Beneficial bacteria might be invisible to us but they do a lot for your horse behind the scenes.
When we talk about beneficial bacteria, the first thing most people think is that they need to feed their horse probiotic bacteria, which adds "good bugs" into the gut. Adding probiotics to your horse’s diet is great, but unless we also provide the correct nutrients and environment in the gut, the beneficial bacteria may not survive long enough to multiply.
First, gut bacteria needs good-quality protein to thrive. An overall protein content of 12% to 13% in your horse’s diet is ideal. This is slightly higher than what most grains and grass hays will provide.
Other sources of nutrition for healthy gut bacteria include blue-green algae and arabinogalactin. Blue-green alga has a glycogen-like cell wall that provides an energy source for the bacteria. Larch arabinogalactin is a naturally-occurring polysaccharide (sugar) extracted from previously-harvested larch trees and is another good source of nutrients for beneficial bacteria. This sugar is not metabolized as an ordinary sugar so it will not affect your horse’s insulin levels.
Good bacteria in the gut compete with pathogenic bacteria by creating by-products that inhibit the growth of the pathogenic "bugs." It is possible to grow good bacteria such as lactobacillus acidophilus and bifidus, then harvest the by-products of their fermentation. These fermented by-products are called prebiotics. You can feed prebiotic products to your horse to improve the gut environment and support the good bacteria already present.
Examples of products containing prebiotics include Pro-Bi, KLPP, and Ration Plus. Prebiotics are also added to some feeds.
Another source of prebiotics is live yeast cultures. Yeast culture products contain proteins that include enzymes such as protease and amylase, which help horses, especially young horses, digest fiber. These cultures are often combined with bacterial fermentation products. Dead yeast cultures, such as brewer’s yeast, do not provide the same benefits as live cultures.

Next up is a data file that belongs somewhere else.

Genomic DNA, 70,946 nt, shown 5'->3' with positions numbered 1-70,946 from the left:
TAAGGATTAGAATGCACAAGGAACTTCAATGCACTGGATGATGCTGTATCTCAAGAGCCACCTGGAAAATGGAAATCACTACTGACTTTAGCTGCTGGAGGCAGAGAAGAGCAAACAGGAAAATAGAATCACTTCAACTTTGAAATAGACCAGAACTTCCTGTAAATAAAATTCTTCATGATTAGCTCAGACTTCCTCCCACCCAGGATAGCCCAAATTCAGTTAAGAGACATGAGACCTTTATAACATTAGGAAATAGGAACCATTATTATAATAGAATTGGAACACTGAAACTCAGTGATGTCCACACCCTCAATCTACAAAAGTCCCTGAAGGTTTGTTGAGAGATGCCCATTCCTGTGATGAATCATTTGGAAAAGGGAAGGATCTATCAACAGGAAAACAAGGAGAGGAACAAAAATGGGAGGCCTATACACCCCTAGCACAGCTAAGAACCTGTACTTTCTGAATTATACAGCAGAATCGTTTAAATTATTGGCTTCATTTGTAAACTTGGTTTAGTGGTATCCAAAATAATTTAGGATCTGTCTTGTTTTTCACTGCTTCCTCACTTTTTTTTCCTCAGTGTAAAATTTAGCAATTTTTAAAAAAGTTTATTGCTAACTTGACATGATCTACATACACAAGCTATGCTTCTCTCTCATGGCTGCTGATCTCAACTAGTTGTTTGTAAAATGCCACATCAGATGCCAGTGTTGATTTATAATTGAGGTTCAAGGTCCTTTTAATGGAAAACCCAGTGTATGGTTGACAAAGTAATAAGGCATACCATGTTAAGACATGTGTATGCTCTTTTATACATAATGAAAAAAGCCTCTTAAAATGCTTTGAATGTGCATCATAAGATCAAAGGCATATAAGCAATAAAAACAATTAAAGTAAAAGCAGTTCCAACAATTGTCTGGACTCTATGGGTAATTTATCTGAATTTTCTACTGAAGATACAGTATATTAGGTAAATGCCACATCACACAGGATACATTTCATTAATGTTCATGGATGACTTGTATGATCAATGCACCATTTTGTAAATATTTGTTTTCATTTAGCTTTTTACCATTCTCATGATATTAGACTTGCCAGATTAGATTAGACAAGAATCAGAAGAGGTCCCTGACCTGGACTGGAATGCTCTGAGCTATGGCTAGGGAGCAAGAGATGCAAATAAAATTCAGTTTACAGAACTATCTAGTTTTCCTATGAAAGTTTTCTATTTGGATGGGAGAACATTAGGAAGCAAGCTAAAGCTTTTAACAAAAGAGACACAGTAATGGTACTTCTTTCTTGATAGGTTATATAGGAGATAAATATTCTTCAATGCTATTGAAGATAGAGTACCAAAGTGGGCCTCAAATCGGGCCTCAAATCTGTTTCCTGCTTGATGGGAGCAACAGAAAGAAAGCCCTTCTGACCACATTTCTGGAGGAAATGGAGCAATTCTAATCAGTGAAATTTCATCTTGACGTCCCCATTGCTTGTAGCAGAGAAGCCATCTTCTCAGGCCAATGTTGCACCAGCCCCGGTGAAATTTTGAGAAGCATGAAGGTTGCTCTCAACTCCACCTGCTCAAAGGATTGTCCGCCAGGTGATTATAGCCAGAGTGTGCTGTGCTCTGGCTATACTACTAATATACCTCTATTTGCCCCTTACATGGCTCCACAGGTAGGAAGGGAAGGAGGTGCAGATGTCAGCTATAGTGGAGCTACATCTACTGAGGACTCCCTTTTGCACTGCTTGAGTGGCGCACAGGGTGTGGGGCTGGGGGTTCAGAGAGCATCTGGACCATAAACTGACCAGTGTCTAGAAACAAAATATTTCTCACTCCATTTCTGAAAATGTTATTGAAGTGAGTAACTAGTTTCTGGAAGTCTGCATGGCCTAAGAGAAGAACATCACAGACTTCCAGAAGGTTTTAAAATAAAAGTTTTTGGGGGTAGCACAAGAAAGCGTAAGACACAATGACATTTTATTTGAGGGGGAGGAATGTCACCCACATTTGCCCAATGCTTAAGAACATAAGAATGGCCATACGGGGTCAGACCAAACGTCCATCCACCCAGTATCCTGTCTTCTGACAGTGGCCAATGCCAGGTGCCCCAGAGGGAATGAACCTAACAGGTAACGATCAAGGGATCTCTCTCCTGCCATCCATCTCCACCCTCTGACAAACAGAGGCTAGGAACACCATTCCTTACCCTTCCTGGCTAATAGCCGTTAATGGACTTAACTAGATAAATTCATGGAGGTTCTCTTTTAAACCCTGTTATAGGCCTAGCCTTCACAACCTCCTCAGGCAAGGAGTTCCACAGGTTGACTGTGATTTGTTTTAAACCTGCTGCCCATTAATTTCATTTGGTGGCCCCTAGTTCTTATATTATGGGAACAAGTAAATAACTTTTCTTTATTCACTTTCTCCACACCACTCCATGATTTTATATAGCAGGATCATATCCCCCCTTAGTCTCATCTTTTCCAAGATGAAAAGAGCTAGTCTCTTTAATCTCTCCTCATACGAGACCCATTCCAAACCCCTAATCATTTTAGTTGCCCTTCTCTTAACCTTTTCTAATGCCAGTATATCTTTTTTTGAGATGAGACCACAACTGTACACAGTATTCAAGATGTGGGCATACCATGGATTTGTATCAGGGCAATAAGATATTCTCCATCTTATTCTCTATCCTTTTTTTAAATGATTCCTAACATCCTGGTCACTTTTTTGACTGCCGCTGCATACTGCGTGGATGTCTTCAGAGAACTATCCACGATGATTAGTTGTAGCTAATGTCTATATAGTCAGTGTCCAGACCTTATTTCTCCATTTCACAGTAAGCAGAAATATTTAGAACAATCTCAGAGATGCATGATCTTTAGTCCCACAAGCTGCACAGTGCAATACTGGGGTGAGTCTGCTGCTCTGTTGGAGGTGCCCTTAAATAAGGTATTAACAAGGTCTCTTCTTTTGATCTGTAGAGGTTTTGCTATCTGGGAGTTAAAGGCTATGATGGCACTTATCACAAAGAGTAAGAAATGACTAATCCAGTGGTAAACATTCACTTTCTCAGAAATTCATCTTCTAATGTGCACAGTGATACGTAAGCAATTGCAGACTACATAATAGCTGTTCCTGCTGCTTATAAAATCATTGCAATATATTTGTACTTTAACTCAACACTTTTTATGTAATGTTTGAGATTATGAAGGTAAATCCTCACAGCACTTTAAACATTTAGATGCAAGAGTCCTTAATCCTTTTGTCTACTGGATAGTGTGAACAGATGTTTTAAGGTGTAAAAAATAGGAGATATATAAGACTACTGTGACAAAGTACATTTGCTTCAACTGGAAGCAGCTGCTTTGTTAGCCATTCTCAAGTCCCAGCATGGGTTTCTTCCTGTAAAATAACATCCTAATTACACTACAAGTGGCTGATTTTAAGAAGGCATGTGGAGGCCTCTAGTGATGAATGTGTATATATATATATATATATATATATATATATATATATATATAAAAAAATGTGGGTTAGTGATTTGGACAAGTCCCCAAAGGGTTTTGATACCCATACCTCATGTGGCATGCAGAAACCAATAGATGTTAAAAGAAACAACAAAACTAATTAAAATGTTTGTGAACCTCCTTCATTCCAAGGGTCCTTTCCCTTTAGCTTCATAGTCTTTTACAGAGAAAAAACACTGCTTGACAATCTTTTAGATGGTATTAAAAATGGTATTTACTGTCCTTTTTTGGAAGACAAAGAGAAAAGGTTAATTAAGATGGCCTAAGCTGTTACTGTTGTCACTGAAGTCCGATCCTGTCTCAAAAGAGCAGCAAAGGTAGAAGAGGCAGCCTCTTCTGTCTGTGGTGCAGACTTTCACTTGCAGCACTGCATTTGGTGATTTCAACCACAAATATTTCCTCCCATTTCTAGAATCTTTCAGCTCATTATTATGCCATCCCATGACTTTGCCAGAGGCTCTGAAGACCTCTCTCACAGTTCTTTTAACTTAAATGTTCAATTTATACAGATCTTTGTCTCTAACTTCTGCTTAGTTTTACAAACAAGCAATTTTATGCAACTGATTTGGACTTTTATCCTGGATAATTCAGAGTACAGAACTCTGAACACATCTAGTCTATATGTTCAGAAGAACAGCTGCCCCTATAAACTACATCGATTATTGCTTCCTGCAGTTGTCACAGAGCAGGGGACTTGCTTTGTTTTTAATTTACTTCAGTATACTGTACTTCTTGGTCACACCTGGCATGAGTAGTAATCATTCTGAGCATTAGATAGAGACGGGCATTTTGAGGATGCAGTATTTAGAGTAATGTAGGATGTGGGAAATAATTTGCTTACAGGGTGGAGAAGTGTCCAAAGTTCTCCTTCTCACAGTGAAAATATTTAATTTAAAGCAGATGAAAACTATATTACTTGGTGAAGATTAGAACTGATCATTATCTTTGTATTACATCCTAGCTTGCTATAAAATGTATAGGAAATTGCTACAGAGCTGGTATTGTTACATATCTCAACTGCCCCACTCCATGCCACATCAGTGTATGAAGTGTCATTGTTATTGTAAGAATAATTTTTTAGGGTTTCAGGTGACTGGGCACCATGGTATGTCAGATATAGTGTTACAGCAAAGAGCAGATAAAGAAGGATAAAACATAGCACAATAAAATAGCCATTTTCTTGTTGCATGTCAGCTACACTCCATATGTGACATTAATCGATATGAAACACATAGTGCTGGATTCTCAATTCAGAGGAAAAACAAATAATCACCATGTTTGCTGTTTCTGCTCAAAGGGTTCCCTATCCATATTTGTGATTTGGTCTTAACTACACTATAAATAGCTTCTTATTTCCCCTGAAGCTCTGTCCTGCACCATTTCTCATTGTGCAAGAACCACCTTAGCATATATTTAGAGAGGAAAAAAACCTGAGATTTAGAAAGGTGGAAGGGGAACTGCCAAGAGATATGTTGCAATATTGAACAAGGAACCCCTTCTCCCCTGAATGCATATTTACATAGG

Other products that appear to support healthy gut bacteria include aloe vera, yucca, and kelp. The good bacteria in a horse’s gut are designed to digest fiber, so the less starch in the diet the better. High-starch diets will lower the number of healthy bacteria and interfere with fiber digestion.
The next time you are dishing up your horse’s dinner, remember who you are feeding…not just your horse but his "good bugs" as well!
Madalyn Ward, DVM, owns Bear Creek Veterinary Clinic in Austin, Texas. She is certified in Veterinary Homeopathy and Equine Osteopathy. Memberships include American Veterinary Medical Association, American Association of Equine Practitioners, American Holistic Veterinary Medical Association, Texas Veterinary Medical Association and the Academy of Veterinary Homeopathy. She has authored several books and publishes the monthly newsletter, "Holistic Horsekeeping." Contact: Madalyn Ward DVM, 11608 FM 1826, Austin, TX 78737. 512-288-0428, http://www.holistichorsekeeping.com